Jason Bordoff of Columbia University talks to Stephen Power.
When it comes to explaining energy and climate policy, not many academics are as comfortable fielding questions from Stephen Colbert as they are a panel of US senators. Jason Bordoff is one of them. Since founding the Columbia University Center on Global Energy Policy in 2013, Bordoff has become the go-to authority on energy policy for politicians, journalists, corporate heavyweights—and the occasional late-night comedian. Columbia’s President, Lee Bollinger, cited Bordoff’s skill at making energy research “accessible” to non-academics in recently naming him a Co-Dean of Columbia’s new Climate School—the first new school at Columbia in more than 25 years.
In an interview with Brunswick’s Energy & Resources team, Bordoff—who served as special assistant to President Obama on energy and climate change—discussed what he sees as the widening gap between climate ambition and energy reality; why energy and climate policy is likely to become “messier” and more “disruptive” for businesses; and how growing up the son of a gas-station owner and an immigrant influenced his career. Below are highlights from the interview, which has been edited for brevity.
Saudi Arabia and the United Arab Emirates had a falling out in July over oil policy that caused prices to spike to six-year highs. What does this conflict between traditional allies say about the state of energy policy globally and in the US?
One thing it’s revealed is the fragility of the Organization of Petroleum Exporting Countries [in a carbon-constrained world]. When oil demand may be barely rising in the future, it changes the dynamic about whether oil producers think it makes sense to participate in a cartel or not. It’s also exposed the tension between energy policy and climate policy. You have, on one side, people criticizing the Biden administration for coming out in favor of a deal to increase oil production, on the grounds that we’re supposed to be moving away from oil. But if the administration hadn’t taken the position it did, other people would have said, “oil prices are rising because of your Green New Deal policies.” I’m not characterizing it that way, but others would. Administration officials are sort of damned if they do push for more production and damned if they don’t.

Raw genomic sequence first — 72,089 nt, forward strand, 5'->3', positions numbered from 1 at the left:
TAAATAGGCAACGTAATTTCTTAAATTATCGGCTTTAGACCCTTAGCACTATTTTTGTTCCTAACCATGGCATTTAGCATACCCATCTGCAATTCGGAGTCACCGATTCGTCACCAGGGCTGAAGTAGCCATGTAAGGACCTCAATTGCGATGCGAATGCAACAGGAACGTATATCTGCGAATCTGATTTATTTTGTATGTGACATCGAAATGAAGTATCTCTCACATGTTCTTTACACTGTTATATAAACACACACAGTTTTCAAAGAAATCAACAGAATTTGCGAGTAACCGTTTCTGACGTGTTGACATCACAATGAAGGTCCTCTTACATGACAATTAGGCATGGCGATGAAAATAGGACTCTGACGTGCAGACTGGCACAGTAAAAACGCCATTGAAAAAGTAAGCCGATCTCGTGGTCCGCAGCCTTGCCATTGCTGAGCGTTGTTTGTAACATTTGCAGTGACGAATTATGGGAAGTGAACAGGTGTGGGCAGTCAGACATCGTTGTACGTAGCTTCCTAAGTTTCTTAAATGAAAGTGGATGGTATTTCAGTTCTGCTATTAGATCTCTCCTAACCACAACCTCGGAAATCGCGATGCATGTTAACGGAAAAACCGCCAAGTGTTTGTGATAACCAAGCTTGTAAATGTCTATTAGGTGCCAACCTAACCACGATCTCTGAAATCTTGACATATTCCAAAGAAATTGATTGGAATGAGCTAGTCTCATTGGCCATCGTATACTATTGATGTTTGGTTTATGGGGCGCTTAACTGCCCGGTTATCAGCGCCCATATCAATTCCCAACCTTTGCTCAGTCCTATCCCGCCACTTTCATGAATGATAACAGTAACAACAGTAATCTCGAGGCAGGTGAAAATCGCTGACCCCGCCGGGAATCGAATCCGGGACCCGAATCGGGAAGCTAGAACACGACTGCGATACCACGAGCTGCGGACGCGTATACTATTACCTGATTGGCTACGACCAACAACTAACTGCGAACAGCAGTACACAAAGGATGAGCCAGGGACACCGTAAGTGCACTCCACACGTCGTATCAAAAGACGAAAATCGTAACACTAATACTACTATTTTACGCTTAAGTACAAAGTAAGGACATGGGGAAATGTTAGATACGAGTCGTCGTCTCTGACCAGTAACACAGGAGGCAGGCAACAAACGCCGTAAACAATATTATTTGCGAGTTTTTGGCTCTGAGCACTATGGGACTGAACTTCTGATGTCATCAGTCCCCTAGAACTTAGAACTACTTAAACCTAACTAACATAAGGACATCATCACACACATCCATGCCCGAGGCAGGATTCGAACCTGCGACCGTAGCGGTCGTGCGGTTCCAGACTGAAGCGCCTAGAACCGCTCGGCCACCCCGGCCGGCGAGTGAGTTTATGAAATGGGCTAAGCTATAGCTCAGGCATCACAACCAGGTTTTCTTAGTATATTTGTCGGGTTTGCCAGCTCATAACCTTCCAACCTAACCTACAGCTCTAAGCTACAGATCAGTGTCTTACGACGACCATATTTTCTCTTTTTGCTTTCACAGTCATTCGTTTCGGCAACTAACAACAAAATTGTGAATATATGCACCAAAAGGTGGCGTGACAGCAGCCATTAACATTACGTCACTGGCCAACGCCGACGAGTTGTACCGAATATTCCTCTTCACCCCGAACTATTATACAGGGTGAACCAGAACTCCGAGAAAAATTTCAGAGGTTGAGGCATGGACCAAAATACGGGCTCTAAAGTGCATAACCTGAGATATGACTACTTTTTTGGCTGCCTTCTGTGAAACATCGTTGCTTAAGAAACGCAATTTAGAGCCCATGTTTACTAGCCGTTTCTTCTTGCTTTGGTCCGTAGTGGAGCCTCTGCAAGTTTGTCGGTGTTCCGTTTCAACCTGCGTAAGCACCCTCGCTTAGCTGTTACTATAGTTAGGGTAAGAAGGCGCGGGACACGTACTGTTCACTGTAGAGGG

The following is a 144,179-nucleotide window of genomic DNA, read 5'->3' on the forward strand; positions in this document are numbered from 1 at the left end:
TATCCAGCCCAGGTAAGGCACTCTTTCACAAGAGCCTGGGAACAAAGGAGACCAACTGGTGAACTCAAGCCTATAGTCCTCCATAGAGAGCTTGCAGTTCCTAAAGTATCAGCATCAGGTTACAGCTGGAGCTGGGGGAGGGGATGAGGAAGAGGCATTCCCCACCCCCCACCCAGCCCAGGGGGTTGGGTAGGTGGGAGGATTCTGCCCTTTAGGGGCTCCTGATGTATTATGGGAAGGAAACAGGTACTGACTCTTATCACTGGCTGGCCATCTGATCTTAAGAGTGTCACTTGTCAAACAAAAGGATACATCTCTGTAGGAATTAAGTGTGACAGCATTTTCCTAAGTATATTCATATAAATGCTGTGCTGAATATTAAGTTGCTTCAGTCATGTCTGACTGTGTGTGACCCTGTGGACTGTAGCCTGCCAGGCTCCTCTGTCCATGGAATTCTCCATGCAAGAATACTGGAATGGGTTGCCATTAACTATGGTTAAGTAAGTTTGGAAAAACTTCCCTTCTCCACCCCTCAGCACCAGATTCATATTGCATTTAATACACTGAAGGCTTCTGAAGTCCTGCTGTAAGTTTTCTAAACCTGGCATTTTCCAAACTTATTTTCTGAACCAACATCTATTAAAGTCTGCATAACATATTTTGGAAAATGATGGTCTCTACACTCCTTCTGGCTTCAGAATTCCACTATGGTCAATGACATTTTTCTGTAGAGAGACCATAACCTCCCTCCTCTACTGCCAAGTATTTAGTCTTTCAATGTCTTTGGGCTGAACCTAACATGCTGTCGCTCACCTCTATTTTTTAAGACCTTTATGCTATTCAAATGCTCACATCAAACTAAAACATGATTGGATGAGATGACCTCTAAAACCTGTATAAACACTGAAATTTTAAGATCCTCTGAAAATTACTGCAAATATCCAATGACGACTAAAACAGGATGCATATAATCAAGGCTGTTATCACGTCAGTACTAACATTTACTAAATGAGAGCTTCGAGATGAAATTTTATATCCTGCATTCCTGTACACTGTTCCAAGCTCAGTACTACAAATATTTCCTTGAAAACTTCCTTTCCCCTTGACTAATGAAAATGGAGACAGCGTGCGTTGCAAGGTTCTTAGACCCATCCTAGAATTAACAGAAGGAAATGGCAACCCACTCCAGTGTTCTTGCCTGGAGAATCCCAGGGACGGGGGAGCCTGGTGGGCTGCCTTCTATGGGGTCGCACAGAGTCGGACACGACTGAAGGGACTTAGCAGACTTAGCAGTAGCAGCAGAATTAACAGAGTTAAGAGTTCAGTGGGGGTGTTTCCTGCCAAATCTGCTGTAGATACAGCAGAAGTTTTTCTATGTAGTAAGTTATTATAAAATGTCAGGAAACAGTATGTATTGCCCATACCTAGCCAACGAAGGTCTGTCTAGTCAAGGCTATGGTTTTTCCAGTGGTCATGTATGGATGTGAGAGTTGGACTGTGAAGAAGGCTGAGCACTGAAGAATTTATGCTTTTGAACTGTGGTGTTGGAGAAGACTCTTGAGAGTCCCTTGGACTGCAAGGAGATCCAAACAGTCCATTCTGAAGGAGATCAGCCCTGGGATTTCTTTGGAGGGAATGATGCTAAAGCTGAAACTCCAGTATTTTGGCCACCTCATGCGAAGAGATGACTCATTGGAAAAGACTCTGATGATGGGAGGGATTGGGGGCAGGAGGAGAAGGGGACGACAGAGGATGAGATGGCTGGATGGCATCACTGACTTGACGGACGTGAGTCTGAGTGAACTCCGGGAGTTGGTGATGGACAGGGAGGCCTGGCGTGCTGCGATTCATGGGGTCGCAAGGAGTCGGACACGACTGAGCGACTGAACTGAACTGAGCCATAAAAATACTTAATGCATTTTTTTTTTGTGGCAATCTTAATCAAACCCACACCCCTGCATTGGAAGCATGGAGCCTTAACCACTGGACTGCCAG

What’s been the biggest surprise of 2021 so far when it comes to energy policy, markets and technology?
The Exxon board shareholder vote was pretty surprising. I wouldn’t have expected a company of that scale to lose three seats on its board and that the world’s largest asset managers would get behind that effort. A question I have is whether it would have happened if they had been more profitable and paying a hefty dividend.
What is a misunderstood aspect of energy and climate policy?
I don’t think people realize how different it is to go from setting a goal of holding temperature increase to 2°C to setting a goal of 1.5°, and how quickly things need to change. Another thing that’s not fully understood is the way that issues of environmental justice and racial equity are going to change climate and energy policy. It’s a fundamental shift that has hugely important consequences for what climate policies will be on the table, what environmental advocates can support and what philanthropies will fund.
Can you give an example?
If you look at the recent report of the White House Environmental Justice Advisory Council, you’ll see there is complete opposition to carbon capture, direct air capture and a whole range of other technologies that many energy companies are advocating as solutions to climate change. This is a new dynamic that will affect how people, particularly on the left, think when they design climate policy.
What should energy corporate leaders—and their advisors—be keeping an eye on?
The growing gap between climate ambition and energy reality. I think this is going to be the major focus of the next decade and that it has to reach a breaking point.
It’s easy for me to see why people in oil and gas corporate boardrooms might look at rising energy demand in Southeast Asia and Africa and the mix of GDP growth and population growth and feel complacent about the risk that climate change poses to their business. But in order to feel complacent, you also need to believe that in five or 10 years the world’s going to be totally fine with falling completely short by a very large amount of the climate goals everyone’s talking about. Something has to give, and I don’t think it’s going to be the ambition. I think it’s only going to increase.